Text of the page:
Since the first cholera case was reported early this month, the UN agency has provided its collaboration to the Lebanese Ministry of Public Health by supporting clean water source stations, waste treatment plants, water trucks, and sludge removal activities for vulnerable communities.
Faced with a worsening economic crisis and the constant power outages throughout the country, UNICEF has secured more than 100,000 liters of fuel to date to provide the Lebanese people with clean and safe water.
In a statement sent to Prensa Latina, UNICEF stressed that during the last two weeks it has delivered more than 15 metric tons of chlorine for all water establishments, as well as disinfection and family hygiene kits in highly vulnerable areas.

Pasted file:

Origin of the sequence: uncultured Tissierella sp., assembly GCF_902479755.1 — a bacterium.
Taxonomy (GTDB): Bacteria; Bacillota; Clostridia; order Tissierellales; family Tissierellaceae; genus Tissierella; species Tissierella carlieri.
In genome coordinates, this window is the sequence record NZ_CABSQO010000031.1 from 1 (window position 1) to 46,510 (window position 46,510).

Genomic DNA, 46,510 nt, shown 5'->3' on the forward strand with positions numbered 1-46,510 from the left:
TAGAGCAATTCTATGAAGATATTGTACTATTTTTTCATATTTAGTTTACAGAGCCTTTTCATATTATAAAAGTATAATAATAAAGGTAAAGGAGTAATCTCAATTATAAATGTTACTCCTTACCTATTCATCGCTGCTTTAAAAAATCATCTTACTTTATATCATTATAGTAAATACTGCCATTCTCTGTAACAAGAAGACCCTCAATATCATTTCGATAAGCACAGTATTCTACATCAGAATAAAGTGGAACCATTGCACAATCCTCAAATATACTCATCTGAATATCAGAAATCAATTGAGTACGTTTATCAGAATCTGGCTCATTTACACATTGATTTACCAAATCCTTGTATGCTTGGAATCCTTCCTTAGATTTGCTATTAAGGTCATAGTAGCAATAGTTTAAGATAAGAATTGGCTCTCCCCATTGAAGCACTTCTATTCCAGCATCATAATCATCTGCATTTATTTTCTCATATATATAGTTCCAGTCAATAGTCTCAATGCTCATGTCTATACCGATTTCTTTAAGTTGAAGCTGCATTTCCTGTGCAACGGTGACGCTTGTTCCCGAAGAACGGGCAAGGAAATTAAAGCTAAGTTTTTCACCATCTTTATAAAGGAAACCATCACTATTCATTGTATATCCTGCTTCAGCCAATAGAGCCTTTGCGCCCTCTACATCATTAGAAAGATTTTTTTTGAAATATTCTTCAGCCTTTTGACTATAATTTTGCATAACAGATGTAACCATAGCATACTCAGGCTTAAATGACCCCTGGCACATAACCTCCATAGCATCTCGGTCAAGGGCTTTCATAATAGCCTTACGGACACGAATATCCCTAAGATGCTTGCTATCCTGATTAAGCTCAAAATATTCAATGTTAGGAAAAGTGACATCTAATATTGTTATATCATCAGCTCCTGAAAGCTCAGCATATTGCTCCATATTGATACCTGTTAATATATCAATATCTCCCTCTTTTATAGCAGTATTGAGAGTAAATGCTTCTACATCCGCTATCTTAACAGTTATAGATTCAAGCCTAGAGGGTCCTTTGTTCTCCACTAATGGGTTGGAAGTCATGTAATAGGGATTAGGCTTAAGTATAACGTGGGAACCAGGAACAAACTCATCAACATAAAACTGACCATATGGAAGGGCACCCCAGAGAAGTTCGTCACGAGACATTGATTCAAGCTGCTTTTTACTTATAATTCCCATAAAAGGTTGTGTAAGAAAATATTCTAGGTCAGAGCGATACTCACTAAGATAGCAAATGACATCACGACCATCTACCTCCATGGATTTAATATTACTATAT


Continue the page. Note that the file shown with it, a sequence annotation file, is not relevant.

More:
At the same time, UNICEF has distributed emergency medical supplies to hospitals designated for cholera management, including 150,000 oral rehydration salts and 40 treatment kits to support the care of 5,000 cases.
UNICEF Representative Edouard Beigbeder pointed out that the agency warned Lebanese authorities for more than a year about the inevitable collapse of the water infrastructure, since the power shortages limit the water pumping and puts the health of millions of people, especially children, at risk.
The official insisted on the need to take concrete measures to prevent the spread of cholera in Lebanon, with emphasis on the permanent operation of water pumping stations and waste treatment plants.